Monastic life in these houses was supported by agricultural and industrial endowment and enterprise. Ora et labore was indeed the order of the day.

The original Cistercian impulse for a reformed monasticism based on abbeys removed from the commercial and tenurial system of the early twelfth century ironically gave rise to massive sheep farming that served the main English export market and a significant source of government revenue through customs and loan securities, and also the beginnings of industrial enterprises, some of whose successors are still functioning today. The beauty of the setting of these Cistercian monasteries in the Yorkshire Dales belies the financial acumen of the monks and lay brothers. Their “seeds of contemplation” ( to quote the twentieth century Cistercian Thomas Merton ) were also seeds of trade and industry.


If readers are interested in more about monastic granges then I think the book to go to is Colin Platt’s The Monastic Grange in Medieval England and also his Abbeys of Yorkshire and, more generally, The Abbeys and Priories of Medieval England. The Yorkshire Cistercian monasteries have attracted a lot of studies - the most recent is probably David H Williams The Tudor Cistercians. He has written extensively about medieval Cistercian life, as can be seen on Amazon.


Monday, 21 November 2022

The Newfoundland fifteenth century gold coin


The recent announcement of the discovery of a gold quarter noble of the reign of King Henry VI on the coast of Newfoundland continues to generate articles in the media. 

The website Ancient Origins has a piece about the coin and its possible implications for contact by someone from England before the arrival of the Cabots. The suggested hypothesis is that it was the quest for the ‘Island of Brasile’ which had brought Bristol sailors who found cod in profusion on the Grand Banks that had brought English sailors to the island. 

The tradition of islands in the Atlantic to the west included what is now known as Madeira  and another called Brazil was well established long before what is now actually known as Brazil was discovered and settled in 1500 by the Portuguese. Was the idea of the island a folk memory of the findings of earlier explorers? It also appears likely that early Portuguese navigators concealed or limited knowledge of their discoveries to safeguard their commercial and, indeed, political interests with early maps progressively showing less rather than more of the newly discovered coastlines of the mid-Atlantic. Similarly English navigators might well have been chary of publicising new and rich fishing grounds.

In this case absolute certainty will probably always elude us even if more archaeological evidence were to be revealed, and always assuming that there has been no modern interference. More dateable material could well confirm contact earlier than has been hitherto believed but the names of any of those involved are doubtless unrecorded beyond what is already known about the 1481 voyage mentioned in the article.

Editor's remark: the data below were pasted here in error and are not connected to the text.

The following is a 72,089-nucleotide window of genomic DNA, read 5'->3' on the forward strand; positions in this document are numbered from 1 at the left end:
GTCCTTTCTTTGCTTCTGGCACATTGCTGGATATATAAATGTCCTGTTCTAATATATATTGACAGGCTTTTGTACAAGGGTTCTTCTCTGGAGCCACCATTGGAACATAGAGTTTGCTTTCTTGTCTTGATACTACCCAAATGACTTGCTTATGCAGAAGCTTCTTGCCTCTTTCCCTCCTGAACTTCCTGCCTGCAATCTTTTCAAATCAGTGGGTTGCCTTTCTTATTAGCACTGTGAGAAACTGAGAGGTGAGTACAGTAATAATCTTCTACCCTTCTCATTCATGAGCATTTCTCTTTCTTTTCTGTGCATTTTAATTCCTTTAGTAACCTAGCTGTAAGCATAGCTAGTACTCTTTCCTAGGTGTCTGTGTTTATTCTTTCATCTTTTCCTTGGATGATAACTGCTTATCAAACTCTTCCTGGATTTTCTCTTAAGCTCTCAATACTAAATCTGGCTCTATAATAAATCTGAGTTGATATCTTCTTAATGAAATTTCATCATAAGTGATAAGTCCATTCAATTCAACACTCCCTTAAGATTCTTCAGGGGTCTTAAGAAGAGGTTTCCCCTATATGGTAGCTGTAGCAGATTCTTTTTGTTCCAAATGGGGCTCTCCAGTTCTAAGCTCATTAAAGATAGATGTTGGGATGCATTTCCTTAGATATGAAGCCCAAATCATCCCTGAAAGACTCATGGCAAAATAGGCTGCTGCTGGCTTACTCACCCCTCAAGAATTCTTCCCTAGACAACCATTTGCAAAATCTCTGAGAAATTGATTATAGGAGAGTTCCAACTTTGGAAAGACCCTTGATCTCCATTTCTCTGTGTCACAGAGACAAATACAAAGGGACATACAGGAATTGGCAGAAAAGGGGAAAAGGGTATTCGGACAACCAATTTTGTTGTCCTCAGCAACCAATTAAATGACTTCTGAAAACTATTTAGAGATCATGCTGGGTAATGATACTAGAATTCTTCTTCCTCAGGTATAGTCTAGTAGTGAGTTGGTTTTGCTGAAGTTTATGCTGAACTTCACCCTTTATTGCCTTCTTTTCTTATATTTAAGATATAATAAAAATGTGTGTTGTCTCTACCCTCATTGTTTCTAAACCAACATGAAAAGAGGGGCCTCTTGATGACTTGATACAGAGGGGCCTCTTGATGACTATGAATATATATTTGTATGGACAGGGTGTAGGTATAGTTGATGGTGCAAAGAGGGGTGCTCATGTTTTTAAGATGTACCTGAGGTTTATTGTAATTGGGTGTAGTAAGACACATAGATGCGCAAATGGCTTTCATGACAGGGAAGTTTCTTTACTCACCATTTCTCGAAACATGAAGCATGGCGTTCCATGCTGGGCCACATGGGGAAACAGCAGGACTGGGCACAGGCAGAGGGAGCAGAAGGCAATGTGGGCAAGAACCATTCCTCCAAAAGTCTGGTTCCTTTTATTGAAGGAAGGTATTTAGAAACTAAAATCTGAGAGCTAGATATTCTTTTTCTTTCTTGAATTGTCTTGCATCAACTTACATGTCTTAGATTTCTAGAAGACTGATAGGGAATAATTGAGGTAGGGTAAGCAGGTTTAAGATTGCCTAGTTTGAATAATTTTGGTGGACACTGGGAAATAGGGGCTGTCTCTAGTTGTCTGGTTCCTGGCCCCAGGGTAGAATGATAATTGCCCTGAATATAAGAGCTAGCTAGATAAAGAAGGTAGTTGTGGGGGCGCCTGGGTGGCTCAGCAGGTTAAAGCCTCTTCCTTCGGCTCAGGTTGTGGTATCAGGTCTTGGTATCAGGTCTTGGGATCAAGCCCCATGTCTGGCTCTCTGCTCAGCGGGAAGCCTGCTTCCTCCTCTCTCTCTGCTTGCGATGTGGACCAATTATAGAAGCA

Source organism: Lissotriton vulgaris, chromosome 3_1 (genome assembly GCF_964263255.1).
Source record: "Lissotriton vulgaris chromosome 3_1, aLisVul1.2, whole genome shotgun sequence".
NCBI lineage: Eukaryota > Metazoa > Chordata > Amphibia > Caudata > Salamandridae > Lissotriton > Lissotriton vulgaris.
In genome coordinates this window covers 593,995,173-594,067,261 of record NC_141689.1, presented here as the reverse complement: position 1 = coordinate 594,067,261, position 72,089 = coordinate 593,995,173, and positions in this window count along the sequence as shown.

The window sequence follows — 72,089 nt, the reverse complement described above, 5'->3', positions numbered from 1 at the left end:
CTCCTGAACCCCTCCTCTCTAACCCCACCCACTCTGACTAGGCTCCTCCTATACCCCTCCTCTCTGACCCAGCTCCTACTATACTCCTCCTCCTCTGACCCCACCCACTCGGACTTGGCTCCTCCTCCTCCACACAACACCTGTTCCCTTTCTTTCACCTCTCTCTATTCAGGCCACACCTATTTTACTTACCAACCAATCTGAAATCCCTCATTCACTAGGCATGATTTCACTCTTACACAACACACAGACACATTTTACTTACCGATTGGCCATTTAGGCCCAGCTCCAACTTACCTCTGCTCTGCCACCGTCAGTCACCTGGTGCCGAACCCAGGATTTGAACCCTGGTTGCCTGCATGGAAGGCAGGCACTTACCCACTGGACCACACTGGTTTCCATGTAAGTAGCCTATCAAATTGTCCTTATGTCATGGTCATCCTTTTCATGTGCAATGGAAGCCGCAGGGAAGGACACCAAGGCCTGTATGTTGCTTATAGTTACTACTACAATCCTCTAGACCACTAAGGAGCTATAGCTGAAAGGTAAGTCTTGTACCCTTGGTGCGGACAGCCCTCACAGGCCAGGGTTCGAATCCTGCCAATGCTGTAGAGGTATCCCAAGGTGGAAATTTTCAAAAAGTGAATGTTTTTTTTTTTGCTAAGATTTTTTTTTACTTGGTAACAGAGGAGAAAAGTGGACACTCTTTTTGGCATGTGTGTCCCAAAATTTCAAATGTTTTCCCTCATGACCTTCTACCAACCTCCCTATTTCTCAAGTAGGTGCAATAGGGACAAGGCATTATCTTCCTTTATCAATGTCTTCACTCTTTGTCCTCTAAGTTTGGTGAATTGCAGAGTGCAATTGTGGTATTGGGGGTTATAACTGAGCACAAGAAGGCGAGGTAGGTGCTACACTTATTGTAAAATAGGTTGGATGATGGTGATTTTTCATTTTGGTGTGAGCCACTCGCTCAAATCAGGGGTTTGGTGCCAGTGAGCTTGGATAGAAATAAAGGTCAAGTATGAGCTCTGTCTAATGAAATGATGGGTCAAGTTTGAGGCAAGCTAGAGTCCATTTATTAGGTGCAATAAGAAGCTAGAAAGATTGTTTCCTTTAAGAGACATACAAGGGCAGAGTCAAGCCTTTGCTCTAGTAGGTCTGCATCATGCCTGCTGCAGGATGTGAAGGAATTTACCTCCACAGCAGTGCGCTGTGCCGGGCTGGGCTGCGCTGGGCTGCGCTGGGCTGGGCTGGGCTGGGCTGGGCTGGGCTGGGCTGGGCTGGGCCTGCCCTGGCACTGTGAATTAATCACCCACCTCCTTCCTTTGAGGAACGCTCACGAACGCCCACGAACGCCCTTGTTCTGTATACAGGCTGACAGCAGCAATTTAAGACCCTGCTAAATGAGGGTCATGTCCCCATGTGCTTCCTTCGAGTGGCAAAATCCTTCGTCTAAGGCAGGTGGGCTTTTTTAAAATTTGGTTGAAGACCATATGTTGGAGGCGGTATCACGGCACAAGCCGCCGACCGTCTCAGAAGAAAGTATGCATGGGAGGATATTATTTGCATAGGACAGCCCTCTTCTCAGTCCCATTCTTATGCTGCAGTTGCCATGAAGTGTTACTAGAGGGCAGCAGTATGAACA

Sixth century church life in Galilee


The online website of Haaretz has an article about the continuing excavations at the site of the abandoned Roman and Byzantine city of Hippos in the Decapolis above the eastern shore of Lake Galilee.

The site has already yielded a rich collection of seven early churches and the recent excavations in one of them, the Martyrion of Theodoros, have now revealed mosaics with memorial inscriptions which offer something of the personal history of those being commemorated. In some instances they give the year, according to the local calendar, of the 
construction of the churches which clearly adds further information about the history of the community.

These discoveries provide a fascinating and stimulating glimpse of church life in the sixth century, one that was lively and which we can comprehend. There are as well indications of links to mainstream Byzantine culture and the place within it of a provincial artistic style and also the emergence of a local patois, displacing to some extent the Greek of more formal usage.

The illustrated online post, which has links to other related articles about the excavations at the site of Hippos, can be seen at new-inscriptions-in-roman-city-in-israel-shed-personal-light-on-early-christians


Sunday, 20 November 2022

Mary Queen of Scots’ embroideries return to display at Oxburgh Hall


The online Eastern Daily Press carries a report about the return to display at Oxburgh Hall in Norfolk of a number of embroideries created by Mary Queen of Scots during her captivity in England.

Extensive restoration work at Oxburgh in recent years meant that these textiles from the collection were put into storage while this major project was carried out.

The embroideries are not only worked by Queen Mary but were often political allegories to try to advance her cause for recognition as heiress to Queen Elizabeth I, or to surplant her.